BotanyWebsitetest2

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victimsofadown
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109545
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BotanyWebsitetest2
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2011-10-17 08:01:09
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  1. Give information about the plant endocrine system, incl. mechanisms of action, types of cellular responses, and major hormone categories.
    • Hormones (chemical messengers) function to coordinate growth & development and mediate response to external cues (affect division, elongation, gene expression, and differentiation of cells)
    • Hormones are produced in a variety of locations, and are active even in small amounts (not used in their mechanisms, so they can continue to affect another cell)
    • Hormones work by signal transduction pathways: ligand (substance that binds to a receptor), target tissue (tissue equipped with receptors specific to a particular ligand)
    • Hormone sequence of action: reception, signal transduction, cellular response
    • Examples of cellular responses: Altering gene expression (protein synthesis regulation), activating or deactivating enzymes (protein kinase enzymes), changing the properties of membranes (permeability to ions)
    • Cellular response may differ based on hormone concentration, developmental state of tissue, interplay of two or more hormones, tissue type
    • Major hormone categories: Auxins, Cytokinins, Gibberellins, Ethylene, Abscisic Acid
  2. Auxin – Produced where? Function? Other information?
    • Manufactured in apical bud meristem, young leaves, and seed embryo
    • Major stimulator of shoot elongation, root growth (Callus tissue), Apical dominance, fruit development, and inhibition of fruit/leaf abscission
    • Has been used to create seedless fruits
    • Stimulates vascular cambium (secondary growth)
    • Used to prevent pre-harvest drop of fruit (makes cells in the abscission zone less sensitive to ethylene)
    • Functions in vascular tissue differentiation
    • Synthetic auxins: (2,4-D) – herbicidal compound (mechanism unknown). Agent orange (South Vietnam)
  3. Gibberellins – Produced where? Function? Other information?
    • Produced in root and bud apical meristem, young leaves and embryos
    • Functions in shoot elongation through division and cell elongation (causes growth in dwarf mutants)
    • Stimulates fruit growth without fertilization (commercial use allows for seedless grapes)
    • Signals seeds to break dormancy and to germinate (ex. water soaked into the seed -> release of GA).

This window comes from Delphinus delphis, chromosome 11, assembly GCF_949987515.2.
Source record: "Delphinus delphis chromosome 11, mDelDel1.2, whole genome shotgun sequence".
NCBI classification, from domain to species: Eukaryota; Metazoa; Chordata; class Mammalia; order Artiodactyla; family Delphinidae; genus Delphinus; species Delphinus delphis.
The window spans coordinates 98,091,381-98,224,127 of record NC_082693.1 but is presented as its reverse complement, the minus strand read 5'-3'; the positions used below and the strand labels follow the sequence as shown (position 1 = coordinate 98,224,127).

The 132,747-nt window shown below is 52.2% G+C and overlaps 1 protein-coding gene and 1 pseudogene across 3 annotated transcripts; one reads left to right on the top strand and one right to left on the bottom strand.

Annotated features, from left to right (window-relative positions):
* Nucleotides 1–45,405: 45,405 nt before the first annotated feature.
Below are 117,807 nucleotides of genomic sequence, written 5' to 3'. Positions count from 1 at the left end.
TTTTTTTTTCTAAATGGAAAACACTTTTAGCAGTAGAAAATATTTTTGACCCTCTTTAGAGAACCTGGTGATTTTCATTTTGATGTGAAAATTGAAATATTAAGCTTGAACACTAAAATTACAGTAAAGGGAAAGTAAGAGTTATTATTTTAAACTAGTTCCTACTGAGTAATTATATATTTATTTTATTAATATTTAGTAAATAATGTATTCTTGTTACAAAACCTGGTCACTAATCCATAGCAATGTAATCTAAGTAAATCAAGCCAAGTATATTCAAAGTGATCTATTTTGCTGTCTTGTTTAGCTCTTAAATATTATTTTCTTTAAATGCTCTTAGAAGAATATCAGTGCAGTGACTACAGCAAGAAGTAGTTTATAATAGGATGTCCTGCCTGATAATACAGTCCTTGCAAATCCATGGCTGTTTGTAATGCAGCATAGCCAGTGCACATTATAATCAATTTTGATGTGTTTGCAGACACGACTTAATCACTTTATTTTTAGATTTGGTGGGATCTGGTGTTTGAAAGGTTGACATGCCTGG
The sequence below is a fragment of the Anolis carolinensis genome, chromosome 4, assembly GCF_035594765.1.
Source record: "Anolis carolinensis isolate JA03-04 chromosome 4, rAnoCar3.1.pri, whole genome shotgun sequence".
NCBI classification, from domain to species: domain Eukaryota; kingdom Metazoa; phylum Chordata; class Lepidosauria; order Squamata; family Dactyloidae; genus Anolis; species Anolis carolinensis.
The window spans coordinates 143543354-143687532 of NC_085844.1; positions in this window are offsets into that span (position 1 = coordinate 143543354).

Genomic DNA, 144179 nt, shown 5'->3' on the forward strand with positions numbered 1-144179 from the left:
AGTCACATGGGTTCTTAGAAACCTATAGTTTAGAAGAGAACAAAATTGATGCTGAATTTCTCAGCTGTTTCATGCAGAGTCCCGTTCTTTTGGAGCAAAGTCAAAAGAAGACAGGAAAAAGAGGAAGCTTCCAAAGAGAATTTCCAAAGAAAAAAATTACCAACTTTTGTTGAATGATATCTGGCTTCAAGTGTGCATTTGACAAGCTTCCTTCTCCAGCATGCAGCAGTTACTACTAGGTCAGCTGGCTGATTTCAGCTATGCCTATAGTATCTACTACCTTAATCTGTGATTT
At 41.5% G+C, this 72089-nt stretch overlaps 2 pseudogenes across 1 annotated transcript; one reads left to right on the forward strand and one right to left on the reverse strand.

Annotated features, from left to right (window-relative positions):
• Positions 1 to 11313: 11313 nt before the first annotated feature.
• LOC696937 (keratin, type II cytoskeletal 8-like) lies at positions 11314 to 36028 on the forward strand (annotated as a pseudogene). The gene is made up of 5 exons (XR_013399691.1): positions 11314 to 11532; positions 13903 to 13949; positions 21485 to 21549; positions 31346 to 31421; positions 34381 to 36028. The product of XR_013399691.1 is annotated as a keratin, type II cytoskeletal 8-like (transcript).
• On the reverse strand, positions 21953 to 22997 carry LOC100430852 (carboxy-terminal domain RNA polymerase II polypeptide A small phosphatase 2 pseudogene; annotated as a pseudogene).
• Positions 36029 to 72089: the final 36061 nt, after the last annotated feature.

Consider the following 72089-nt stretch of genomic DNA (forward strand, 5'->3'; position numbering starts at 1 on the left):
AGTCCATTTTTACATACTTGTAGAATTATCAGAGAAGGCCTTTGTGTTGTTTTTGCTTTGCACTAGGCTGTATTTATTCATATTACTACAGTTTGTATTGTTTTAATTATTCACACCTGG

4. Ethylene – Produced where? Function? Other information?
    • Synthesized in most tissues in response to stress (especially in ripening fruits and/or leaf senescence)
    • Promotes fruit ripening and abscission of fruit/leaves
    • In fruit ripening, seems to play a role in promoting chlorophyll degradation, formation of other pigments, digestion of pectin (middle lamella), synthesis of sugars from a variety of other nutrients
    • Leaf, flower, and fruit abscission (Ethylene triggers enzymes that break down cell walls in petiole)
  5. Define systematics. What is the goal? What criteria is used?
    • The science of evolutionary history (naming / classifying an organism through evolution)
    • The goal of systematic is to find all branches of the phylogenic tree of life
    • Comparative anatomy, physiology, embryology, and comparative molecular techniques (eg DNA, RNA, protein) are used together in systematic and taxonomy.
  6. What is phylogeny? Describe the various groups that can be formed when classifying taxa.
    • Phylogeny: (evolutionary history) characteristics of organisms are products of their evolutionary past. Studies in phylogeny result in diagrams (“family tree”).
    • Monophyletic groups: created by looking for shared unique features among organisms.
    • A monophyletic taxon contains ALL members who descended from a common ancestor (none are excluded)
    • Natural taxa: taxa where all members have shared ancestry, and correctly reflect the ancestral past of that group.
    • Artifical taxa: taxa that do not correctly reflect the ancestral past of that group. Can come in two forms; paraphyletic and polyphyletic
    • Polyphyletic: taxa where members descended from more than one ancestral line, and may only resemble each other because of similar evolutionary pressure.
    • Paraphyletic: A group that does not include one or more descendants of a common ancestor (one or more are excluded).
  7. Describe cladistics in detail.
    • The goal is to understand the evolutionary relationships present among organisms.
    • Focuses more specifically on shared characteristics that are unique (eg. Presence/absence of flowers)
    • Cladograms are created in an attempt to show groups that share a common ancestor.
    • CLADOGRAMS DO NOT IMPLY THAT A SPECIFIC GROUP EVOLVED INTO ANOTHER.
  8. Describe reproduction and gene exchange in prokaryotes.
    • Binary fission: a type of asexual reproduction that produces clone populations, represented by the formula Nf = (Ni)2n where n is the generation # and N is the number of bacteria
    • There is a large amount of mutants produced during binary fission which gives an evolutionary advantage through adaptability.
    • Recombination (gene exchange) mechanisms allow genes to be passed between different bacteria
    • Conjugation: the transfer of DNA across a pilus
    • Transformation: DNA is absorbed from the environment
    • Transduction: viruses move DNA between bacteria

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